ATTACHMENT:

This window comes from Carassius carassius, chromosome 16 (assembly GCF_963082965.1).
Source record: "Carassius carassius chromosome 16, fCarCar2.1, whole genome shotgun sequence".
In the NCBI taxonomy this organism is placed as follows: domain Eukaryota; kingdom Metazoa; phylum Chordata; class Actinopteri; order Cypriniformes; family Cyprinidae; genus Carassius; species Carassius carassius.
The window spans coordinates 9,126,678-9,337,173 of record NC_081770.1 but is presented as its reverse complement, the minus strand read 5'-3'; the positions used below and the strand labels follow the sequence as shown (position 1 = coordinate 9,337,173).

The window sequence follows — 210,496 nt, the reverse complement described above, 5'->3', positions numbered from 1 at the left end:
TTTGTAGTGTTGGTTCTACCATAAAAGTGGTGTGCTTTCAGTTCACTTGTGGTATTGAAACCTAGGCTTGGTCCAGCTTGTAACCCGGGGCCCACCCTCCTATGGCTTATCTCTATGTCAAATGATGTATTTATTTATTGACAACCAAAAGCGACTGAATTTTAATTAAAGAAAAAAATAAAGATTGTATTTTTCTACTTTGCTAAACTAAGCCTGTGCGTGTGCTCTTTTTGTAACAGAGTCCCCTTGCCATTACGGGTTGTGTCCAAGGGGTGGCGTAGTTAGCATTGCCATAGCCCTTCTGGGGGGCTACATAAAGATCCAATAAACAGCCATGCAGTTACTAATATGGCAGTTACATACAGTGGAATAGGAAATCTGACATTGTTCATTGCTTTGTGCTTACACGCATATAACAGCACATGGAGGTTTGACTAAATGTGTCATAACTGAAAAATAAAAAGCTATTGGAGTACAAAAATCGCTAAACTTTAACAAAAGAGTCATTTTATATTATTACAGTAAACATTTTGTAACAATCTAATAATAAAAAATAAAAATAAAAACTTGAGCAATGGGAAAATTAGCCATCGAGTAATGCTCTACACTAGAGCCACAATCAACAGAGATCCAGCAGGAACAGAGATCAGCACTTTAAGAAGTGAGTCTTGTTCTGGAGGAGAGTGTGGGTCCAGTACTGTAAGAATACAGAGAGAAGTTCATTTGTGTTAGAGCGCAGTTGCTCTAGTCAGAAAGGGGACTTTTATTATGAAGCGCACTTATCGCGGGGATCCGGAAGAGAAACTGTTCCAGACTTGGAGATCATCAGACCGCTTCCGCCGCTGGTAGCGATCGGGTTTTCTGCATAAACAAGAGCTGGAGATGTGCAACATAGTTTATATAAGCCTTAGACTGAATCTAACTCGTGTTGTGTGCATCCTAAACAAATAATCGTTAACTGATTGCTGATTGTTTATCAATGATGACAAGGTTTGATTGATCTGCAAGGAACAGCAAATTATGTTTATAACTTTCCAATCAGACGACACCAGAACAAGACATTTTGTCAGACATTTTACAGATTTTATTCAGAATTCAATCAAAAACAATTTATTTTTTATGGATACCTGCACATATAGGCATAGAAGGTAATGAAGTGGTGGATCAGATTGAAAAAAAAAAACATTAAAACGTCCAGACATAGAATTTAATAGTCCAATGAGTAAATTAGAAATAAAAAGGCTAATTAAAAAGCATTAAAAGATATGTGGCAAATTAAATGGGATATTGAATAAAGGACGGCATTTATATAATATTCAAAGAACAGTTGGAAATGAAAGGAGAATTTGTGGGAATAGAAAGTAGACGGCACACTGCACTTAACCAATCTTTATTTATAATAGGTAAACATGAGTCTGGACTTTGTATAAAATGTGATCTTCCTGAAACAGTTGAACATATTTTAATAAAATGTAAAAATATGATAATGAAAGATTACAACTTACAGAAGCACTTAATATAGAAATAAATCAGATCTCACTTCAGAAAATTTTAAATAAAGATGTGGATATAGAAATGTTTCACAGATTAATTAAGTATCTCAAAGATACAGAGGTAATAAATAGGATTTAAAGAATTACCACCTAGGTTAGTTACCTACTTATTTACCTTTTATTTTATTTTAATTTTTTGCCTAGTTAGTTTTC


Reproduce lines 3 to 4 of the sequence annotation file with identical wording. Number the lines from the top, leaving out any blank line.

In the NCBI taxonomy this organism is placed as follows: domain Eukaryota; kingdom Metazoa; phylum Chordata; class Actinopteri; order Cypriniformes; family Cyprinidae; genus Carassius; species Carassius carassius.
The window spans coordinates 9,126,678-9,337,173 of record NC_081770.1 but is presented as its reverse complement, the minus strand read 5'-3'; the positions used below and the strand labels follow the sequence as shown (position 1 = coordinate 9,337,173).